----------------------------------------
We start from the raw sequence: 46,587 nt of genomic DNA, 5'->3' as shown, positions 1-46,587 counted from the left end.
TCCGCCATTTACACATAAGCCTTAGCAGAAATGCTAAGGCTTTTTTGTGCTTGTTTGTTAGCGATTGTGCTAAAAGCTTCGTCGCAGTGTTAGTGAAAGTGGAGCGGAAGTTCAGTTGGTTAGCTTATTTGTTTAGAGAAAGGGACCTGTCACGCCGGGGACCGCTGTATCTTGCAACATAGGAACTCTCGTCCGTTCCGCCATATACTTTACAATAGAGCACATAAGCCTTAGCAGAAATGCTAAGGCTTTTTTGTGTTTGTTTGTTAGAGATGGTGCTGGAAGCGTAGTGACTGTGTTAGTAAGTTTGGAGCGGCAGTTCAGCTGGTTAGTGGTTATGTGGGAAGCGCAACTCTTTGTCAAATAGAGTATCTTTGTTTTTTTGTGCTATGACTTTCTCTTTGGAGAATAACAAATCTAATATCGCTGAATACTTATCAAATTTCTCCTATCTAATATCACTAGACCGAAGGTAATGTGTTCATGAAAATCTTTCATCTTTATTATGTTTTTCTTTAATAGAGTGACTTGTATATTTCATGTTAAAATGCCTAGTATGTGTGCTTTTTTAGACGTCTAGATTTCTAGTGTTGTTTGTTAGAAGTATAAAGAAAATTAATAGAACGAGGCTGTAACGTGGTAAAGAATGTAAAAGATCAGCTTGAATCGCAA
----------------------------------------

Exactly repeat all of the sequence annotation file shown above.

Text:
We start from the raw sequence: 46,587 nt of genomic DNA, 5'->3' as shown, positions 1-46,587 counted from the left end.
TCCGCCATTTACACATAAGCCTTAGCAGAAATGCTAAGGCTTTTTTGTGCTTGTTTGTTAGCGATTGTGCTAAAAGCTTCGTCGCAGTGTTAGTGAAAGTGGAGCGGAAGTTCAGTTGGTTAGCTTATTTGTTTAGAGAAAGGGACCTGTCACGCCGGGGACCGCTGTATCTTGCAACATAGGAACTCTCGTCCGTTCCGCCATATACTTTACAATAGAGCACATAAGCCTTAGCAGAAATGCTAAGGCTTTTTTGTGTTTGTTTGTTAGAGATGGTGCTGGAAGCGTAGTGACTGTGTTAGTAAGTTTGGAGCGGCAGTTCAGCTGGTTAGTGGTTATGTGGGAAGCGCAACTCTTTGTCAAATAGAGTATCTTTGTTTTTTTGTGCTATGACTTTCTCTTTGGAGAATAACAAATCTAATATCGCTGAATACTTATCAAATTTCTCCTATCTAATATCACTAGACCGAAGGTAATGTGTTCATGAAAATCTTTCATCTTTATTATGTTTTTCTTTAATAGAGTGACTTGTATATTTCATGTTAAAATGCCTAGTATGTGTGCTTTTTTAGACGTCTAGATTTCTAGTGTTGTTTGTTAGAAGTATAAAGAAAATTAATAGAACGAGGCTGTAACGTGGTAAAGAATGTAAAAGATCAGCTTGAATCGCAA